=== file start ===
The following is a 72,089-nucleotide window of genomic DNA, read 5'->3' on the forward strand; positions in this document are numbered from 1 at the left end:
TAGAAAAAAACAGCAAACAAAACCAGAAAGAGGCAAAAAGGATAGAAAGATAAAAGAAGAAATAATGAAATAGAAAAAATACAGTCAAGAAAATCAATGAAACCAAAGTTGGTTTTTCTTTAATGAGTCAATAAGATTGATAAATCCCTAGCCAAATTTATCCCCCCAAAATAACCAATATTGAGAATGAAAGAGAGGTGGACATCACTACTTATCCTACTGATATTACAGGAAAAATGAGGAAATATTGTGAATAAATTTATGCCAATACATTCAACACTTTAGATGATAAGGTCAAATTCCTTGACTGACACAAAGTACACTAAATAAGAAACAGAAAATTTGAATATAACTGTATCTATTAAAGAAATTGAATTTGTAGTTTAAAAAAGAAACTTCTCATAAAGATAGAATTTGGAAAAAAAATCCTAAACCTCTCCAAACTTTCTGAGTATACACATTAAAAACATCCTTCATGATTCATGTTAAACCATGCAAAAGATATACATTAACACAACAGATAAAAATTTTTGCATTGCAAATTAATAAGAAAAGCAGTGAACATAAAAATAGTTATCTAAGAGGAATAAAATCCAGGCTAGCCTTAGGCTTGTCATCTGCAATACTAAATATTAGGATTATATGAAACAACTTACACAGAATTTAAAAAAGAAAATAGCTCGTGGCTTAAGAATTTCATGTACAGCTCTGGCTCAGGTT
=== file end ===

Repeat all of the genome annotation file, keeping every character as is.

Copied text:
The following is a 72,089-nucleotide window of genomic DNA, read 5'->3' on the forward strand; positions in this document are numbered from 1 at the left end:
TAGAAAAAAACAGCAAACAAAACCAGAAAGAGGCAAAAAGGATAGAAAGATAAAAGAAGAAATAATGAAATAGAAAAAATACAGTCAAGAAAATCAATGAAACCAAAGTTGGTTTTTCTTTAATGAGTCAATAAGATTGATAAATCCCTAGCCAAATTTATCCCCCCAAAATAACCAATATTGAGAATGAAAGAGAGGTGGACATCACTACTTATCCTACTGATATTACAGGAAAAATGAGGAAATATTGTGAATAAATTTATGCCAATACATTCAACACTTTAGATGATAAGGTCAAATTCCTTGACTGACACAAAGTACACTAAATAAGAAACAGAAAATTTGAATATAACTGTATCTATTAAAGAAATTGAATTTGTAGTTTAAAAAAGAAACTTCTCATAAAGATAGAATTTGGAAAAAAAATCCTAAACCTCTCCAAACTTTCTGAGTATACACATTAAAAACATCCTTCATGATTCATGTTAAACCATGCAAAAGATATACATTAACACAACAGATAAAAATTTTTGCATTGCAAATTAATAAGAAAAGCAGTGAACATAAAAATAGTTATCTAAGAGGAATAAAATCCAGGCTAGCCTTAGGCTTGTCATCTGCAATACTAAATATTAGGATTATATGAAACAACTTACACAGAATTTAAAAAAGAAAATAGCTCGTGGCTTAAGAATTTCATGTACAGCTCTGGCTCAGGTT